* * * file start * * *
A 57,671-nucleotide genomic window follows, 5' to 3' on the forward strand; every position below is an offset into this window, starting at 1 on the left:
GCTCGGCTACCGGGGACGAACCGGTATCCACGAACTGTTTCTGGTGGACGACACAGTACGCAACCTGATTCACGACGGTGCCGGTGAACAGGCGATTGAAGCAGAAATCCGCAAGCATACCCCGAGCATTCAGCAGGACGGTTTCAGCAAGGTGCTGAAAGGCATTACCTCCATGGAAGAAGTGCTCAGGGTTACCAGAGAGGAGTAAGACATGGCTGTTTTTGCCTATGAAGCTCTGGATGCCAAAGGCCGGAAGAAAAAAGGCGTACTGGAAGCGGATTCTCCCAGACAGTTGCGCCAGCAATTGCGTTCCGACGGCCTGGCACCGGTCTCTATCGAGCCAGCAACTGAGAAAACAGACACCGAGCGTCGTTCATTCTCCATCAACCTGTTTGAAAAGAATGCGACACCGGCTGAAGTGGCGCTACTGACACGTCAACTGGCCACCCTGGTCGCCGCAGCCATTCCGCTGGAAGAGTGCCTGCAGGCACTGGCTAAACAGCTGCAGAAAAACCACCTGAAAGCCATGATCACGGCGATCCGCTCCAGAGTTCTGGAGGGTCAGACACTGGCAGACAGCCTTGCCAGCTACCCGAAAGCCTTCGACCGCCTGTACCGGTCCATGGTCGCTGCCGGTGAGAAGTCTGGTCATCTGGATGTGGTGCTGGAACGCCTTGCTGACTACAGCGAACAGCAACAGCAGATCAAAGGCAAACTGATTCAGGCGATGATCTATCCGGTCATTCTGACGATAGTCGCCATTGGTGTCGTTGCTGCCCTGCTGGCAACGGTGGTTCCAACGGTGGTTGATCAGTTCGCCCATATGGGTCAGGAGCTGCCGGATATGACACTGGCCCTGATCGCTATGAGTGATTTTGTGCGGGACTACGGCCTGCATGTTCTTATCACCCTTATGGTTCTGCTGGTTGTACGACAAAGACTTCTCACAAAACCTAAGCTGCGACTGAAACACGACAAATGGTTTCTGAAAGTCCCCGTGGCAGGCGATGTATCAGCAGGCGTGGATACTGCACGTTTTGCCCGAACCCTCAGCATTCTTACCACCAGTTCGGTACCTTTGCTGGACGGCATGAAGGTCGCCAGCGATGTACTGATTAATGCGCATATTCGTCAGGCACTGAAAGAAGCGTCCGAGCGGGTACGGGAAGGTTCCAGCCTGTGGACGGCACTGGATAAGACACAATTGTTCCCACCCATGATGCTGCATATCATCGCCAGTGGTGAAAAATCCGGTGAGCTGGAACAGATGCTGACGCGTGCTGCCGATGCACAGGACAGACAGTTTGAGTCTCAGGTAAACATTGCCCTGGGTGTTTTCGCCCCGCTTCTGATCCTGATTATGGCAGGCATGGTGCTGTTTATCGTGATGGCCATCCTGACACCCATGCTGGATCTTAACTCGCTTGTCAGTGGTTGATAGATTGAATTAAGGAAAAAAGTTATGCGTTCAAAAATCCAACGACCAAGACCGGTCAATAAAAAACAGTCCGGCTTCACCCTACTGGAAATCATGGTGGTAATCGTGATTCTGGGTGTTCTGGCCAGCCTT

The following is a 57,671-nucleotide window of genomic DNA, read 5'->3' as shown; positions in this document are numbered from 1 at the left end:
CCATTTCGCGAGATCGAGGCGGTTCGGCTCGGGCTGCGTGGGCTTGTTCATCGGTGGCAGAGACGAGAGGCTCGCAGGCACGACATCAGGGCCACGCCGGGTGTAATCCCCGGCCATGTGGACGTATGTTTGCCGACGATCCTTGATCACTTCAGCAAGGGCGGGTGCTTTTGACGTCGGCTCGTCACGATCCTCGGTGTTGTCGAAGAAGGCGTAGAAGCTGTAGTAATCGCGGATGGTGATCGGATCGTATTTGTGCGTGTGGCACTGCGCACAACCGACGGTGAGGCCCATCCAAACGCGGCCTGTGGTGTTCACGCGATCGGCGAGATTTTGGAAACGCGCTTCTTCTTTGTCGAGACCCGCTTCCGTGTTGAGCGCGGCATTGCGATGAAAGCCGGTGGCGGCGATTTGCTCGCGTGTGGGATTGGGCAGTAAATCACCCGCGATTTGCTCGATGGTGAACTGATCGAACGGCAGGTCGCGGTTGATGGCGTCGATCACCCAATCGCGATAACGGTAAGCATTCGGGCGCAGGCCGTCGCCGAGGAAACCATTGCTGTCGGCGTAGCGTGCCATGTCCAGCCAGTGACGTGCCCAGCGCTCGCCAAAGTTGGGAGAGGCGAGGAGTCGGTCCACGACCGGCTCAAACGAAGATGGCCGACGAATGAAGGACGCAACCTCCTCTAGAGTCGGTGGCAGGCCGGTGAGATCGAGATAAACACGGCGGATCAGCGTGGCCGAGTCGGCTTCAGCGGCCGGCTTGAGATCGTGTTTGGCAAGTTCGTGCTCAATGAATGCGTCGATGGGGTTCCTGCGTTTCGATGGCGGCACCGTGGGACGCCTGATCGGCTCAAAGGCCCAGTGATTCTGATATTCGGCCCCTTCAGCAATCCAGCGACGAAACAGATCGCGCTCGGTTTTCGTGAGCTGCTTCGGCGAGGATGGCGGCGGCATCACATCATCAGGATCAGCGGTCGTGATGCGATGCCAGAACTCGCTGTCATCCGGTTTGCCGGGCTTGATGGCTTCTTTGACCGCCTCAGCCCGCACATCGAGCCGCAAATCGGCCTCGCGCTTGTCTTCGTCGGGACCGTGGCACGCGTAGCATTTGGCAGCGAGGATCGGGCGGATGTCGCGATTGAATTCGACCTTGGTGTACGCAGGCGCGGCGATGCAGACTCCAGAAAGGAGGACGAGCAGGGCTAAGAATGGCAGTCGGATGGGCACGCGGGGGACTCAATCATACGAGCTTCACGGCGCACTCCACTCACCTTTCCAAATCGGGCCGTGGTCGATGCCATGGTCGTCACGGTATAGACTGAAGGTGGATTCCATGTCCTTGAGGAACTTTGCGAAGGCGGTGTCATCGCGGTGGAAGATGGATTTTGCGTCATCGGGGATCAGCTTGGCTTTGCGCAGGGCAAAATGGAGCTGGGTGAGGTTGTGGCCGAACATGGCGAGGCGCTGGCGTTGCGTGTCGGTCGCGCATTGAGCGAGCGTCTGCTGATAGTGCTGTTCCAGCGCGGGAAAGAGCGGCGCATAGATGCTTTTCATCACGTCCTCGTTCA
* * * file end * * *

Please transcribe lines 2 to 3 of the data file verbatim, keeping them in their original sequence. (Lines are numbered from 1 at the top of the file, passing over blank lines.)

GCTCGGCTACCGGGGACGAACCGGTATCCACGAACTGTTTCTGGTGGACGACACAGTACGCAACCTGATTCACGACGGTGCCGGTGAACAGGCGATTGAAGCAGAAATCCGCAAGCATACCCCGAGCATTCAGCAGGACGGTTTCAGCAAGGTGCTGAAAGGCATTACCTCCATGGAAGAAGTGCTCAGGGTTACCAGAGAGGAGTAAGACATGGCTGTTTTTGCCTATGAAGCTCTGGATGCCAAAGGCCGGAAGAAAAAAGGCGTACTGGAAGCGGATTCTCCCAGACAGTTGCGCCAGCAATTGCGTTCCGACGGCCTGGCACCGGTCTCTATCGAGCCAGCAACTGAGAAAACAGACACCGAGCGTCGTTCATTCTCCATCAACCTGTTTGAAAAGAATGCGACACCGGCTGAAGTGGCGCTACTGACACGTCAACTGGCCACCCTGGTCGCCGCAGCCATTCCGCTGGAAGAGTGCCTGCAGGCACTGGCTAAACAGCTGCAGAAAAACCACCTGAAAGCCATGATCACGGCGATCCGCTCCAGAGTTCTGGAGGGTCAGACACTGGCAGACAGCCTTGCCAGCTACCCGAAAGCCTTCGACCGCCTGTACCGGTCCATGGTCGCTGCCGGTGAGAAGTCTGGTCATCTGGATGTGGTGCTGGAACGCCTTGCTGACTACAGCGAACAGCAACAGCAGATCAAAGGCAAACTGATTCAGGCGATGATCTATCCGGTCATTCTGACGATAGTCGCCATTGGTGTCGTTGCTGCCCTGCTGGCAACGGTGGTTCCAACGGTGGTTGATCAGTTCGCCCATATGGGTCAGGAGCTGCCGGATATGACACTGGCCCTGATCGCTATGAGTGATTTTGTGCGGGACTACGGCCTGCATGTTCTTATCACCCTTATGGTTCTGCTGGTTGTACGACAAAGACTTCTCACAAAACCTAAGCTGCGACTGAAACACGACAAATGGTTTCTGAAAGTCCCCGTGGCAGGCGATGTATCAGCAGGCGTGGATACTGCACGTTTTGCCCGAACCCTCAGCATTCTTACCACCAGTTCGGTACCTTTGCTGGACGGCATGAAGGTCGCCAGCGATGTACTGATTAATGCGCATATTCGTCAGGCACTGAAAGAAGCGTCCGAGCGGGTACGGGAAGGTTCCAGCCTGTGGACGGCACTGGATAAGACACAATTGTTCCCACCCATGATGCTGCATATCATCGCCAGTGGTGAAAAATCCGGTGAGCTGGAACAGATGCTGACGCGTGCTGCCGATGCACAGGACAGACAGTTTGAGTCTCAGGTAAACATTGCCCTGGGTGTTTTCGCCCCGCTTCTGATCCTGATTATGGCAGGCATGGTGCTGTTTATCGTGATGGCCATCCTGACACCCATGCTGGATCTTAACTCGCTTGTCAGTGGTTGATAGATTGAATTAAGGAAAAAAGTTATGCGTTCAAAAATCCAACGACCAAGACCGGTCAATAAAAAACAGTCCGGCTTCACCCTACTGGAAATCATGGTGGTAATCGTGATTCTGGGTGTTCTGGCCAGCCTT

The following is a 57,671-nucleotide window of genomic DNA, read 5'->3' as shown; positions in this document are numbered from 1 at the left end: